My friend and Renaissance man Adam Reece passed along this intriguing post on the morality of writing from Caveat Scriptor. (Unfortunately, I couldn’t find the address for the original post.) These excerpts come from a Wall Street Journal article by author Alexander McCall Smith on a writer’s moral responsibility to his or her readers.
The conclusion that I am increasingly drawn to is that the world of fiction and the world of real flesh-and-blood people are not quite as separate as one might imagine. Writing is a moral act: What you write has a real effect on others, often to a rather surprising extent.
The truth is that for many of us fiction is in some sense real, and that what happens to fictional people is, in a curious way, happening in the real world.
Although we eventually learn to distinguish between the world of make-believe and the real world, I suspect that many of us continue to experience fictional characters and events as being, in some way, real. This is because the imaginative act of following a story involves a suspension of disbelief, as we enter into the world it creates.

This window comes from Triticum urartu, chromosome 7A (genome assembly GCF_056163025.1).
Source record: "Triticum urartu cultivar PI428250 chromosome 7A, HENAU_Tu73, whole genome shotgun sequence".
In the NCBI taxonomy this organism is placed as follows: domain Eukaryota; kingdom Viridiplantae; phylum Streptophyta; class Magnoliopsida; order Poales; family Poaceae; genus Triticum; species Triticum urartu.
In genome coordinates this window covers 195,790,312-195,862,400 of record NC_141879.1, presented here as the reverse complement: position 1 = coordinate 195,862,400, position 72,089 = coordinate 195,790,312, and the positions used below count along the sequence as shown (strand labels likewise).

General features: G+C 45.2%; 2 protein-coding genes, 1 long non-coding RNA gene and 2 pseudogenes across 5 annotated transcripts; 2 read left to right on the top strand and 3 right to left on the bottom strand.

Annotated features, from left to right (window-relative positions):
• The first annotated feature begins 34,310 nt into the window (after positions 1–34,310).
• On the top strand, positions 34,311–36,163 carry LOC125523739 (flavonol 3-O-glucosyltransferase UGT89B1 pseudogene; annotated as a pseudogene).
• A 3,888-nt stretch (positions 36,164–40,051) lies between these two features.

For the author, this sense that the reader has of the reality of the story has serious implications for how characters are treated in novels. It is one of the jobs of fiction to report on the sorrows and tragedies of this world. This must be done, though, from a morally acceptable standpoint. A writer who told a story of, say, rape or genocide but did so from a neutral or, worse still, complicit position would be given very short shrift indeed. Readers and critics would be on to him in no time at all; indeed a book like that would be unlikely to be published at all. Why? If it is only a story, where is the harm?
Stories have an effect in this world. They are part of our moral conversation as a society. They weigh in; they change the world because they become part of our cultural history. There never was an Anna Karenina or a Madame Bovary, even if there might have been models, but what happened to these characters has become part of the historical experience of women.
It can be very inhibiting for an author if he or she knows that what happens in fiction is going to be taken so seriously.